Tech law news from the past week not covered separately on the site
ICO fines television company £120,000 for unfair and unlawful filming in maternity clinic
A television production company (TVP) which unfairly and unlawfully filmed patients at a maternity clinic has been issued with a monetary penalty of £120,000 by the Information Commissioner’s Office. It set up CCTV-style cameras and microphones at a clinic for a television documentary. Although TVP had the hospital trust’s permission to be on site, it neither provided patients with adequate information about the filming nor obtained adequate permission from those affected by the filming in advance. A patient attending the clinic would not have reasonably expected there to be cameras in examination rooms and would expect to be made aware of any filming.
ICO fines Bounty £400,000 for sharing personal data unlawfully
The ICO has also issued Bounty (UK) Limited, a pregnancy and parenting club, with a monetary penalty notice of £400,000 for illegally sharing personal information belonging to more than 14 million people. The ICO’s investigation found that Bounty collected personal information to register members through its website and mobile app, merchandise pack claim cards and directly from new mothers at hospital bedsides. However, it also operated as a data broking service, supplying data to third parties for electronic direct marketing. Therefore, it breached the Data Protection Act 1998 by sharing approximately 34.4 million records with organisations including credit reference and marketing agencies. The personal information shared was not only of potentially vulnerable, new mothers or mothers-to-be but also of very young children, including the birth date and gender. The investigation found that for online registrations, Bounty’s privacy notices had a reasonably clear description of the organisations they might share information with, but none of the largest recipients were listed. Additionally, none of the merchandise pack claim cards and offline registration methods had an opt-in for marketing purposes.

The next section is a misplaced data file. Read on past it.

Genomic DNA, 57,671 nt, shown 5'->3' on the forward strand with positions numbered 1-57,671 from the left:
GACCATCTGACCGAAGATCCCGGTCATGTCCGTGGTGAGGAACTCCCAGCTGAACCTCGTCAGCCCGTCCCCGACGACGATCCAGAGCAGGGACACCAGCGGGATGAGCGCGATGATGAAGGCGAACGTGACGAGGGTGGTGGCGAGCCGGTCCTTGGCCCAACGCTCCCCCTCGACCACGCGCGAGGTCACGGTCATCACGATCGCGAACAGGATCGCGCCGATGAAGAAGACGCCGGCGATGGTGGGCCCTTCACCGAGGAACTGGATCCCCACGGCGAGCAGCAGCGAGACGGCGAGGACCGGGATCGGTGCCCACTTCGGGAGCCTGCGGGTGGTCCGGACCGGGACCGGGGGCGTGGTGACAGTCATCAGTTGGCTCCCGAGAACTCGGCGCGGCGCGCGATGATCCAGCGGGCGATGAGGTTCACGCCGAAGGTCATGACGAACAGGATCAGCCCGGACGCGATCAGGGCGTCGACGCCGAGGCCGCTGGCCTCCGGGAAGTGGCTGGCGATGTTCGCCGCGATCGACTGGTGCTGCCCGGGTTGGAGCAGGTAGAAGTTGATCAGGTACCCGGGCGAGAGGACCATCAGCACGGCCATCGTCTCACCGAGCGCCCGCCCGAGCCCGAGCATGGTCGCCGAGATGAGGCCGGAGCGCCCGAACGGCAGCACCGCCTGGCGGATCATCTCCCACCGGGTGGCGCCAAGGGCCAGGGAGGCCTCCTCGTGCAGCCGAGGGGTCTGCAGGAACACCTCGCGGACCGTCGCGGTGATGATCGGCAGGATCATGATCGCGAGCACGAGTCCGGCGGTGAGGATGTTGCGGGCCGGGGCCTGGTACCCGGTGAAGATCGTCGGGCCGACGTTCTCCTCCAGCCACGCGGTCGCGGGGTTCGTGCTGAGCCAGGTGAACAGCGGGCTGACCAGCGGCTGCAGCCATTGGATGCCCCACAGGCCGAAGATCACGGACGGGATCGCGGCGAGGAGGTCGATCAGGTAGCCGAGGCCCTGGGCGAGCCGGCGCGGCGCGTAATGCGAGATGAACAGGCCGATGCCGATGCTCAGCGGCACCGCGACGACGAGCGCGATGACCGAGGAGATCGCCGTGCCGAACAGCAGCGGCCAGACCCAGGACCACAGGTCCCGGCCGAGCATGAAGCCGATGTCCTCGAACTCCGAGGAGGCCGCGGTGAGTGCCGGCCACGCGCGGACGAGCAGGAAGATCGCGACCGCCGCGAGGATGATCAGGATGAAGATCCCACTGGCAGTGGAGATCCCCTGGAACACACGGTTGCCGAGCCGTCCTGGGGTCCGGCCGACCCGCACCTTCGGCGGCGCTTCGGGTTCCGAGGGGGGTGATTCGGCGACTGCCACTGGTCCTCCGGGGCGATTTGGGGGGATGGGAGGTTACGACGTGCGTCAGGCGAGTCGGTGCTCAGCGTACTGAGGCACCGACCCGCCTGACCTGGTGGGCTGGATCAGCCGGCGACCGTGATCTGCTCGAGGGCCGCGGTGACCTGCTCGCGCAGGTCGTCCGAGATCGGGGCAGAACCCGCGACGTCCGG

Cases on Electronic Communications Code
The Upper Tribunal (Lands Chamber) has held in Cornerstone Telecommunications Infrastructure Limited v Compton Beauchamp Estates Limited (2019 UKUT0107 (LC)) that it did not have jurisdiction to provide an order granting rights on the landowner because it was not in occupation of the site in question, Vodafone was. The facts of the case were unusual but it illustrates the need to find out who is occupying land before seeking the grant of rights under the Electronic Communications Code. The UT also considered allied issues in Cornerstone Telecommunications Infrastructure Ltd v Keast  UKUT 116 (LC), including rights over electronic communications equipment and that it was incorrect to suggest that the claimant's statement of case sought rights that were different from those sought in its notice given under the Code.
Action taken against gambling ads targeted at children
The Advertising Standards Authority (ASA) has taken action to ban advertisements from five gambling operators which were served to child avatars on children’s websites contrary to the UK advertising codes. Over a two week monitoring period in 2018, the ASA identified ads by 43 gambling operators in non-logged-in, online environments. Five of those gambling operators broke the strict advertising rules which prohibit gambling ads being targeted at under-18s. The gambling operators have accepted their ads broke the rules, saying the problems arose due to errors by third-party companies who served the campaigns on their behalf. The ASA told the companies to take immediate action to review their online ads, ensure they are not served to web users aged below 18 through the selection of media or context in which they appear and to put measures in place to ensure this does not happen again. The ASA is now considering if the monitoring and enforcement approach can be extended to logged-in environments like Facebook, Instagram, YouTube and Twitter.
Brexit guidance updated and legislation passed
The UK government has issued updated guidance on mobile roaming charges and .eu domain names covering both the situations where the UK leaves the EU without a deal or if it leaves under the terms of the withdrawal agreement. In addition, the Law Applicable to Contractual Obligations and Non-Contractual Obligations (Amendment etc) (EU Exit) Regulations 2019 SI 2019/834 have been made, which amend legislation in the field of private international law and, in particular, amend legislation determining the law applicable to contractual and non-contractual obligations in the case of conflict of laws.